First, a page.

#5 gyma

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Posted 20 January 2012 - 08:53 PM

Thank you very much, bob1.

I started colony formation assay again and this time I didnt add extra medium on the top layer so I suppose at least I will get a result this time, no matter good or bad. However, I didnt stain the cells because I thought even if I stained them, after 2 weeks of culture, they would lose the color anyway, am I right? So I am thinking of stain them after I can see colonies or just count them directly without staining if they are clear enough. What do you think?

you are right about the culturing plate I am using. They are uncoated normal polystyrene plate. I guess if cells become attaching to the surface, there must be certain kinds of glycoproteins expressed as those polystyrene could facilitate the binding to glycoproteins that are usually present on the cell membrane. Unfortunately, my result wasnt reproducible and now I am trying again.

About the trans-well experiment, the protocol of the kit recommends using a staining kit named Diff-Quik which seems to be able to complete from fixation to staining in 15s. Maybe in that way cell loss will be reduced. But anyway, I will keep the medium and check if there are cells in it or not, in case T-cells dont stick hard.

Thank you for all your suggestions. They are inspiring.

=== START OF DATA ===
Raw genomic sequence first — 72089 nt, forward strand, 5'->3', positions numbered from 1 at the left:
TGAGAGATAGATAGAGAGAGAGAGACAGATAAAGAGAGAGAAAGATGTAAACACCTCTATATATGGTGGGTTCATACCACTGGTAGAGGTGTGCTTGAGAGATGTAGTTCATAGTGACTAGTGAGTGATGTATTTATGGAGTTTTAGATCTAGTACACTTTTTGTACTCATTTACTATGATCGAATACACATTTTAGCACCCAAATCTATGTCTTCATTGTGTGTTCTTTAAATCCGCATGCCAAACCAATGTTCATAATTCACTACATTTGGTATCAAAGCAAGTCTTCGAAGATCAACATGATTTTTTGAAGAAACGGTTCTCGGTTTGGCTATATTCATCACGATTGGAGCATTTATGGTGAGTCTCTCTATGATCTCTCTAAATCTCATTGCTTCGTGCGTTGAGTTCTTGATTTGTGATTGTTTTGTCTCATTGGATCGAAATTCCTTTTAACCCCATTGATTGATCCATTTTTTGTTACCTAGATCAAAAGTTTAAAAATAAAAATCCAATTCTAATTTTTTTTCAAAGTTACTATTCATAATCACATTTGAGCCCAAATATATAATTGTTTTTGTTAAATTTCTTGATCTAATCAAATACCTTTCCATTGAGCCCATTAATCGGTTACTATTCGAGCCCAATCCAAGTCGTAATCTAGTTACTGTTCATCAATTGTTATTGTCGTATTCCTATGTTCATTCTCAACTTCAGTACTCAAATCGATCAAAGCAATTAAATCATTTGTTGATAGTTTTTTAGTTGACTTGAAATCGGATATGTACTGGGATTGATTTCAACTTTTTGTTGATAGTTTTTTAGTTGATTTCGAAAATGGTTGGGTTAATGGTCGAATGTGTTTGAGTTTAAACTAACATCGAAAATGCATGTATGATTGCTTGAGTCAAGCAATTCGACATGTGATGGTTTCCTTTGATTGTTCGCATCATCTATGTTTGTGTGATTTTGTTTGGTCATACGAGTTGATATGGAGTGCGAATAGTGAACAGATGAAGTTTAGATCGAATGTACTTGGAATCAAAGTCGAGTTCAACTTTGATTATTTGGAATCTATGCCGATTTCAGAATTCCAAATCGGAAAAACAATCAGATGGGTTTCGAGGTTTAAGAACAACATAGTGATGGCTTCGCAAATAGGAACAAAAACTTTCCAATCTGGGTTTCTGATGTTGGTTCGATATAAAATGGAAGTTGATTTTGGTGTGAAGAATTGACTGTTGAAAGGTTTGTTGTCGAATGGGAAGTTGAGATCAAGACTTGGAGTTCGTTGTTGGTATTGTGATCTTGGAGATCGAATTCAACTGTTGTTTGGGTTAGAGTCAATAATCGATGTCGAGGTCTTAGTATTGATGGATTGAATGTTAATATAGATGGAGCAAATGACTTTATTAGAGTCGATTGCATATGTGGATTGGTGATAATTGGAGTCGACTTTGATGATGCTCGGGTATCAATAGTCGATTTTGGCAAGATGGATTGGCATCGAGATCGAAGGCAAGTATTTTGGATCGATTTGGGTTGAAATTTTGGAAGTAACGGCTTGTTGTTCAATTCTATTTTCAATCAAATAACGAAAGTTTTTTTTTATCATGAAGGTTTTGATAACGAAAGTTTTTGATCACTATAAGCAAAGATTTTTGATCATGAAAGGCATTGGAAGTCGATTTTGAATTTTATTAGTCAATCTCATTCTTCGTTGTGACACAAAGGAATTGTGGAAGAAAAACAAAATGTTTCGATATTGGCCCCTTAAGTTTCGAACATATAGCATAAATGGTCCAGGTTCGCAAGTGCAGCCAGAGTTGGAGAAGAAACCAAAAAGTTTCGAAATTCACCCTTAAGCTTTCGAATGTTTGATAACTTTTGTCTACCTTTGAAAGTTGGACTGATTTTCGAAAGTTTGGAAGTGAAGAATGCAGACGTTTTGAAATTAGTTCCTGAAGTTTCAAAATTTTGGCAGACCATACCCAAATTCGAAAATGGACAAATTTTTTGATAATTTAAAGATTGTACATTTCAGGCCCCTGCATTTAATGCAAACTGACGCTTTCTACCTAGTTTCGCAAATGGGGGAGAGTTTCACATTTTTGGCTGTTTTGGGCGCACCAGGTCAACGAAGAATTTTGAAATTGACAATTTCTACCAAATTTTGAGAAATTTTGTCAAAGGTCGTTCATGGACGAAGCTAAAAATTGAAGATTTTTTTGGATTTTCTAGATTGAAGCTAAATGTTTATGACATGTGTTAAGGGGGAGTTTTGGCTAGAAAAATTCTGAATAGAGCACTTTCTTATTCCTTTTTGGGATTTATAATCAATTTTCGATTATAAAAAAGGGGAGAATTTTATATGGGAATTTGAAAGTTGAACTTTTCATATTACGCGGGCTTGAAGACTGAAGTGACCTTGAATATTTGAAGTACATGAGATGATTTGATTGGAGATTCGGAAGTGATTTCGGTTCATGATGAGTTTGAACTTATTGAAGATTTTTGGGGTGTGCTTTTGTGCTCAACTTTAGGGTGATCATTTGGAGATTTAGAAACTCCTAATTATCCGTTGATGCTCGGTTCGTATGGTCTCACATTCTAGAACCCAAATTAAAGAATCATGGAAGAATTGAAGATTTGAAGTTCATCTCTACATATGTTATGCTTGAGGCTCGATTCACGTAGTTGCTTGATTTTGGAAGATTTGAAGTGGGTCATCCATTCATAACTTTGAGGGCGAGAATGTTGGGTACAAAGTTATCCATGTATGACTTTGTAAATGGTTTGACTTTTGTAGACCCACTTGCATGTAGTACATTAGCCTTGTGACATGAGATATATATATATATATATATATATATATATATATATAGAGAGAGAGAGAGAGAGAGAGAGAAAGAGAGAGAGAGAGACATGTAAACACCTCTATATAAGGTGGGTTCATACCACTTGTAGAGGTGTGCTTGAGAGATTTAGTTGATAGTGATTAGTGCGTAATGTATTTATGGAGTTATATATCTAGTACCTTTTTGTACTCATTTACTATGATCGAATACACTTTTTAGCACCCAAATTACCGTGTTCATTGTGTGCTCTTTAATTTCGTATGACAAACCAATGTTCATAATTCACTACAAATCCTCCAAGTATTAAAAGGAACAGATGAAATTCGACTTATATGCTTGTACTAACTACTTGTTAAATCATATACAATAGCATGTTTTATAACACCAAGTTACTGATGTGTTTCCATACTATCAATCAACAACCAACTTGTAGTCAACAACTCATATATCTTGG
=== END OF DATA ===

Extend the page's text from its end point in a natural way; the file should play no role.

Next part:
#6 bob1

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Posted 22 January 2012 - 01:55 PM

Thank you very much, bob1. However, I didnt stain the cells because I thought even if I stained them, after 2 weeks of culture, they would lose the color anyway, am I right? So I am thinking of stain them after I can see colonies or just count them directly without staining if they are clear enough. What do you think?

You are right, neutral red wouldn't last two weeks of growth. You could count them directly - you will probably find that a white light transilluminator will help with this. You could even scan the wells on scanner that is capable of scanning slides (usually called a top light scan), which will make the counting a bit easier.

About the trans-well experiment, the protocol of the kit recommends using a staining kit named Diff-Quik which seems to be able to complete from fixation to staining in 15s. Maybe in that way cell loss will be reduced. But anyway, I will keep the medium and check if there are cells in it or not, in case T-cells dont stick hard.

The Diff-qick sounds OK, I was just worried about the washing steps for the usual ICC sort of proceedures, which would have washed all your cells away.

#7 gyma

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Posted 23 January 2012 - 12:34 AM

Thanks a lot. I will update it whenever I got progress.